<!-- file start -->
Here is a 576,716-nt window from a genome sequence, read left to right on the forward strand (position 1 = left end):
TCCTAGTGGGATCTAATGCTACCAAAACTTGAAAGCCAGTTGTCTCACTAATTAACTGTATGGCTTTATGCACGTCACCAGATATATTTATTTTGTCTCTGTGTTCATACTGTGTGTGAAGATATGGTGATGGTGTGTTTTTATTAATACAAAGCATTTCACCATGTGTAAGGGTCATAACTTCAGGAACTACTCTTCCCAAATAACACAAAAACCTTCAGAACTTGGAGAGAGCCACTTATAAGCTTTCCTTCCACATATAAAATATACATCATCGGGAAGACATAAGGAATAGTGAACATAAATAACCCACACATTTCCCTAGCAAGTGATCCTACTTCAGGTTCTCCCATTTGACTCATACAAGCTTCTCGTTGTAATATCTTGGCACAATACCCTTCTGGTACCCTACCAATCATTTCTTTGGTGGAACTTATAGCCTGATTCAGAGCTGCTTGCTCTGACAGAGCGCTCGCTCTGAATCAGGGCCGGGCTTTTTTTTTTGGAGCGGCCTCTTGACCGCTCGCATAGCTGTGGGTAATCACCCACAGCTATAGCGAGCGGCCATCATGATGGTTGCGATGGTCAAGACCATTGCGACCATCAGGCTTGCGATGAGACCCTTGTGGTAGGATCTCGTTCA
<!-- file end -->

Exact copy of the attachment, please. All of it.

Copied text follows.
Here is a 576,716-nt window from a genome sequence, read left to right on the forward strand (position 1 = left end):
TCCTAGTGGGATCTAATGCTACCAAAACTTGAAAGCCAGTTGTCTCACTAATTAACTGTATGGCTTTATGCACGTCACCAGATATATTTATTTTGTCTCTGTGTTCATACTGTGTGTGAAGATATGGTGATGGTGTGTTTTTATTAATACAAAGCATTTCACCATGTGTAAGGGTCATAACTTCAGGAACTACTCTTCCCAAATAACACAAAAACCTTCAGAACTTGGAGAGAGCCACTTATAAGCTTTCCTTCCACATATAAAATATACATCATCGGGAAGACATAAGGAATAGTGAACATAAATAACCCACACATTTCCCTAGCAAGTGATCCTACTTCAGGTTCTCCCATTTGACTCATACAAGCTTCTCGTTGTAATATCTTGGCACAATACCCTTCTGGTACCCTACCAATCATTTCTTTGGTGGAACTTATAGCCTGATTCAGAGCTGCTTGCTCTGACAGAGCGCTCGCTCTGAATCAGGGCCGGGCTTTTTTTTTTGGAGCGGCCTCTTGACCGCTCGCATAGCTGTGGGTAATCACCCACAGCTATAGCGAGCGGCCATCATGATGGTTGCGATGGTCAAGACCATTGCGACCATCAGGCTTGCGATGAGACCCTTGTGGTAGGATCTCGTTCA